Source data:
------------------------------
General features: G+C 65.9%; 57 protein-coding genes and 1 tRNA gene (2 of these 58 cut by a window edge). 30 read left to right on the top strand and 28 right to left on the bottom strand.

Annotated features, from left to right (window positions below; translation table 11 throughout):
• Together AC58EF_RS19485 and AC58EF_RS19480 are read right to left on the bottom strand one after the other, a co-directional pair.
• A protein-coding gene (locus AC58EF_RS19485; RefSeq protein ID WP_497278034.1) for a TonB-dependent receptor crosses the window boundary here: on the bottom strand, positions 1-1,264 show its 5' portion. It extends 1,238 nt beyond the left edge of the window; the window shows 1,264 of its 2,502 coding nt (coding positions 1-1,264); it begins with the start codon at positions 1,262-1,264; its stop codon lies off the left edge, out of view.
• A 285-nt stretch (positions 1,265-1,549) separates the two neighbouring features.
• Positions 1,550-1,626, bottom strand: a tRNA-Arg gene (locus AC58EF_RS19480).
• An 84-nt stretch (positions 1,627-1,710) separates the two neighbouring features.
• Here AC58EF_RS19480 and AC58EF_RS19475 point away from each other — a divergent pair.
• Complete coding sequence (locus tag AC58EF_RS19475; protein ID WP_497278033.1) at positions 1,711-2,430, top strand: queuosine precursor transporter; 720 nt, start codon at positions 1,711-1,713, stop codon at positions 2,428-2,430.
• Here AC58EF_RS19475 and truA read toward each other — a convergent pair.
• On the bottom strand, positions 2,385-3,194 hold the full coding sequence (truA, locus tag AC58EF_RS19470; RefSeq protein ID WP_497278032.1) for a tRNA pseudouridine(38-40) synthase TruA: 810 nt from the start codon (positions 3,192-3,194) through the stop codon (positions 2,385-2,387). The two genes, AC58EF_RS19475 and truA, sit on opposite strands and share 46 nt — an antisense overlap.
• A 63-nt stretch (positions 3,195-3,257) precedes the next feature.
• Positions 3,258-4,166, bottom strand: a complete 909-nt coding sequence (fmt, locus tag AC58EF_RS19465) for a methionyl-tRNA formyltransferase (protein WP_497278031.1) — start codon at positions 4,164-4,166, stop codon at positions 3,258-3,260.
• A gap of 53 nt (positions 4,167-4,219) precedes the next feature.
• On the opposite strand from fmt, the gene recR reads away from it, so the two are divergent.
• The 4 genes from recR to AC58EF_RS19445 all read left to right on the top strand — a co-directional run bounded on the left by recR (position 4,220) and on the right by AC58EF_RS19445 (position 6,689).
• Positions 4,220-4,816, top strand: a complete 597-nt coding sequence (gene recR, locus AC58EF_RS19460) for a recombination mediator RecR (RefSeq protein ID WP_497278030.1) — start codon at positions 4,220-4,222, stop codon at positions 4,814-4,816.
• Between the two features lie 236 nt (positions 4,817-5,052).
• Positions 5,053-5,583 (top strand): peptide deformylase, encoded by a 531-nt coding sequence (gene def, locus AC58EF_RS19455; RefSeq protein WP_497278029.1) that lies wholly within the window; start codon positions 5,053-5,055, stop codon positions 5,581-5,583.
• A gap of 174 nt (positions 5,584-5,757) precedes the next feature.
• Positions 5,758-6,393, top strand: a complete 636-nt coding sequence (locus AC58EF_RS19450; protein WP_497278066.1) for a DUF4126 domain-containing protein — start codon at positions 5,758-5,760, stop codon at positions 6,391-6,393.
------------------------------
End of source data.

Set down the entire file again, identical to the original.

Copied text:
General features: G+C 65.9%; 57 protein-coding genes and 1 tRNA gene (2 of these 58 cut by a window edge). 30 read left to right on the top strand and 28 right to left on the bottom strand.

Annotated features, from left to right (window positions below; translation table 11 throughout):
• Together AC58EF_RS19485 and AC58EF_RS19480 are read right to left on the bottom strand one after the other, a co-directional pair.
• A protein-coding gene (locus AC58EF_RS19485; RefSeq protein ID WP_497278034.1) for a TonB-dependent receptor crosses the window boundary here: on the bottom strand, positions 1-1,264 show its 5' portion. It extends 1,238 nt beyond the left edge of the window; the window shows 1,264 of its 2,502 coding nt (coding positions 1-1,264); it begins with the start codon at positions 1,262-1,264; its stop codon lies off the left edge, out of view.
• A 285-nt stretch (positions 1,265-1,549) separates the two neighbouring features.
• Positions 1,550-1,626, bottom strand: a tRNA-Arg gene (locus AC58EF_RS19480).
• An 84-nt stretch (positions 1,627-1,710) separates the two neighbouring features.
• Here AC58EF_RS19480 and AC58EF_RS19475 point away from each other — a divergent pair.
• Complete coding sequence (locus tag AC58EF_RS19475; protein ID WP_497278033.1) at positions 1,711-2,430, top strand: queuosine precursor transporter; 720 nt, start codon at positions 1,711-1,713, stop codon at positions 2,428-2,430.
• Here AC58EF_RS19475 and truA read toward each other — a convergent pair.
• On the bottom strand, positions 2,385-3,194 hold the full coding sequence (truA, locus tag AC58EF_RS19470; RefSeq protein ID WP_497278032.1) for a tRNA pseudouridine(38-40) synthase TruA: 810 nt from the start codon (positions 3,192-3,194) through the stop codon (positions 2,385-2,387). The two genes, AC58EF_RS19475 and truA, sit on opposite strands and share 46 nt — an antisense overlap.
• A 63-nt stretch (positions 3,195-3,257) precedes the next feature.
• Positions 3,258-4,166, bottom strand: a complete 909-nt coding sequence (fmt, locus tag AC58EF_RS19465) for a methionyl-tRNA formyltransferase (protein WP_497278031.1) — start codon at positions 4,164-4,166, stop codon at positions 3,258-3,260.
• A gap of 53 nt (positions 4,167-4,219) precedes the next feature.
• On the opposite strand from fmt, the gene recR reads away from it, so the two are divergent.
• The 4 genes from recR to AC58EF_RS19445 all read left to right on the top strand — a co-directional run bounded on the left by recR (position 4,220) and on the right by AC58EF_RS19445 (position 6,689).
• Positions 4,220-4,816, top strand: a complete 597-nt coding sequence (gene recR, locus AC58EF_RS19460) for a recombination mediator RecR (RefSeq protein ID WP_497278030.1) — start codon at positions 4,220-4,222, stop codon at positions 4,814-4,816.
• Between the two features lie 236 nt (positions 4,817-5,052).
• Positions 5,053-5,583 (top strand): peptide deformylase, encoded by a 531-nt coding sequence (gene def, locus AC58EF_RS19455; RefSeq protein WP_497278029.1) that lies wholly within the window; start codon positions 5,053-5,055, stop codon positions 5,581-5,583.
• A gap of 174 nt (positions 5,584-5,757) precedes the next feature.
• Positions 5,758-6,393, top strand: a complete 636-nt coding sequence (locus AC58EF_RS19450; protein WP_497278066.1) for a DUF4126 domain-containing protein — start codon at positions 5,758-5,760, stop codon at positions 6,391-6,393.